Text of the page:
Age eligibility

For the 2022–23 and later financial years

If you're under 75 years of age at any time in a financial year, you're eligible to use the bring-forward arrangement in that financial year, subject to the age-related and other restrictions on the types of non-concessional contributions your fund may be able to accept.

If you're 75 years or older at any time in a financial year, you're not eligible to use the bring-forward arrangement in that financial year.

For the 2020-21 and 2021-22 financial years

If you were under 67 years of age at any time in a financial year, you were eligible to use the bring-forward arrangement in that financial year.

If you were 67 years or older at any time in a financial year, you were not eligible to access the bring-forward arrangement in that financial year.

For the 2008–09 to 2019–20 financial years

If you were under 65 years of age at any time in a financial year, you were eligible to use the bring-forward arrangement in that financial year.

If you are 65 years or older at any time in a financial year, you were not eligible to use the bring-forward arrangement in that financial year.

Total super balance determines bring-forward cap

The amount of the non-concessional contributions cap you can bring forward depends on your total super balance (TSB):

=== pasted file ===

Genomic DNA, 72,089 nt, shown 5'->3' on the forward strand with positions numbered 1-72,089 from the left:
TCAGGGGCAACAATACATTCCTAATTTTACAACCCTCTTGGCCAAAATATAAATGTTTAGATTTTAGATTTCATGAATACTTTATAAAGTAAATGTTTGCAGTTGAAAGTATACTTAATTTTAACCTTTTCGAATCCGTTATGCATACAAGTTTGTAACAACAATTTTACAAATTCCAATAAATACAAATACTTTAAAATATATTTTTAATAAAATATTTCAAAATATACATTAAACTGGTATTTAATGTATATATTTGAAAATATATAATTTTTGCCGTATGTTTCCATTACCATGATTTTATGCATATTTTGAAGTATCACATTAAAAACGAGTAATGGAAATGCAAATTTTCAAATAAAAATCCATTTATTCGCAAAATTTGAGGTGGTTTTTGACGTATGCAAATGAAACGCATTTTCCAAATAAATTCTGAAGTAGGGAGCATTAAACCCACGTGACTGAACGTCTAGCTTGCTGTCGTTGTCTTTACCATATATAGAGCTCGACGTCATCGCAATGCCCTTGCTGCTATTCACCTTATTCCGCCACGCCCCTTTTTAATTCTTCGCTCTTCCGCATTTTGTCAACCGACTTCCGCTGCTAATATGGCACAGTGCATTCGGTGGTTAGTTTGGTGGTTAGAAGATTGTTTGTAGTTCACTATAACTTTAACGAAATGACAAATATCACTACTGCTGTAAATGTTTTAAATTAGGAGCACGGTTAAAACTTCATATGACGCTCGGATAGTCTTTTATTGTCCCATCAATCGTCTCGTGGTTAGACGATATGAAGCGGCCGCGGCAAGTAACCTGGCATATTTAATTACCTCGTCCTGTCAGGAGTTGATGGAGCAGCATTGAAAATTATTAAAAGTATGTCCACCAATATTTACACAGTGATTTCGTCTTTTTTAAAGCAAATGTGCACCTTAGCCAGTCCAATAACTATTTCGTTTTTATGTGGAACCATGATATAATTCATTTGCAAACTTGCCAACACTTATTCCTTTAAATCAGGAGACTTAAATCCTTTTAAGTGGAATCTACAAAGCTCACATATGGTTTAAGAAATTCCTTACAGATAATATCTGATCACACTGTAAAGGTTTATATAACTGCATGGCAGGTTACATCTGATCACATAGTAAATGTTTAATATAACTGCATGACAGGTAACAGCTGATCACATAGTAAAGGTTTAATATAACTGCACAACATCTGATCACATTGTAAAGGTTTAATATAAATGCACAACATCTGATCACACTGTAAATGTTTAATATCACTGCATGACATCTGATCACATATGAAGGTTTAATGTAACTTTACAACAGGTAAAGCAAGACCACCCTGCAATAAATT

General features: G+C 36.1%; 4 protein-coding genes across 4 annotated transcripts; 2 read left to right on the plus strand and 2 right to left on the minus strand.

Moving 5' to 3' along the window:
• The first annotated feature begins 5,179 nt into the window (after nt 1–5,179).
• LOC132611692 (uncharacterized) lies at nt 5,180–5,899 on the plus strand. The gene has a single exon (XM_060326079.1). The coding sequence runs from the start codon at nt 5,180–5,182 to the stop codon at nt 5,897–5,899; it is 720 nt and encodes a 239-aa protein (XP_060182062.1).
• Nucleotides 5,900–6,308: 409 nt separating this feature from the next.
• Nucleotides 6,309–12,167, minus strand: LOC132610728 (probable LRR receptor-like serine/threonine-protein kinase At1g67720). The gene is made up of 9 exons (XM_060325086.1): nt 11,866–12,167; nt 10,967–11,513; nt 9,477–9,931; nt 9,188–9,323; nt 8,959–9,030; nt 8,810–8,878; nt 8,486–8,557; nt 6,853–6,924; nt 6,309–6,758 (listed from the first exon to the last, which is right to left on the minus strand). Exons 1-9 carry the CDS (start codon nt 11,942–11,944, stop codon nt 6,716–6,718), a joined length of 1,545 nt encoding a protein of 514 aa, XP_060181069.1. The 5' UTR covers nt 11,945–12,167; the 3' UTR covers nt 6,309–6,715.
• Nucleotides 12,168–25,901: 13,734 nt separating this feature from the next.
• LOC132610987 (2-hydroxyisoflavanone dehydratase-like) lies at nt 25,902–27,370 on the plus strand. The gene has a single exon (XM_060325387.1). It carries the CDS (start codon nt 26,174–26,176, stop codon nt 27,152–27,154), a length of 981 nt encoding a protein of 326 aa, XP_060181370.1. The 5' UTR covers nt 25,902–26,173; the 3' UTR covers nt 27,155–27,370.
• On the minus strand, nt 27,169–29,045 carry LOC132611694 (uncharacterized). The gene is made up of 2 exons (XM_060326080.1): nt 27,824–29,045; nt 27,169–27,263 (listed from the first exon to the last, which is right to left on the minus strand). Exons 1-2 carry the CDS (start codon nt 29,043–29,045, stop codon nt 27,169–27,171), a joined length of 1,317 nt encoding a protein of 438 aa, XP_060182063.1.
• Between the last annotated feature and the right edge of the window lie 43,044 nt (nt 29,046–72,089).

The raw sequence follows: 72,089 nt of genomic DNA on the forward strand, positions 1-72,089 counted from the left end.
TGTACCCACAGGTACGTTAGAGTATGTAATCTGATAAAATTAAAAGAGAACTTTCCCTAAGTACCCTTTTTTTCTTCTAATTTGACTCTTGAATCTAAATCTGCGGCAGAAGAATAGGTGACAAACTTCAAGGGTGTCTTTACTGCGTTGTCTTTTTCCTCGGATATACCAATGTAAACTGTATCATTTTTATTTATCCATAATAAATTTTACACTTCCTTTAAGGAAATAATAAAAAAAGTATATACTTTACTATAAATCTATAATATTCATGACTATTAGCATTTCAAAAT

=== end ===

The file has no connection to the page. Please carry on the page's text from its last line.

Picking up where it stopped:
• If your TSB on 30 June of the previous financial year was less than $1.68 million – you can contribute 3 times the annual non-concessional contributions cap over 3 years (that is, $330,000). That is, in the 2023–24 financial year, if your TSB on 30 June 2023 was less than $1.68 million, you can contribute 3 times the annual non-concessional contributions cap over 3 years (that is, $330,000).
  • If your TSB on 30 June of the previous financial year was $1.68 million or above but less than $1.79 million – you can contribute 2 times the annual cap over 2 years (that is, $220,000).
  • If your TSB on 30 June of the previous financial year was $1.79 million or above – you can't bring forward any amount, but you can make a current year contribution of up to $110,000.

These limits are based on the non-concessional contributions cap being $110,000 and the general transfer balance cap being $1.9 million.

Once you trigger the bring-forward arrangement:

  • any change to the non-concessional contributions cap for the bring-forward period doesn’t apply to you. The bring-forward cap amount is based on the cap in the first year of the period.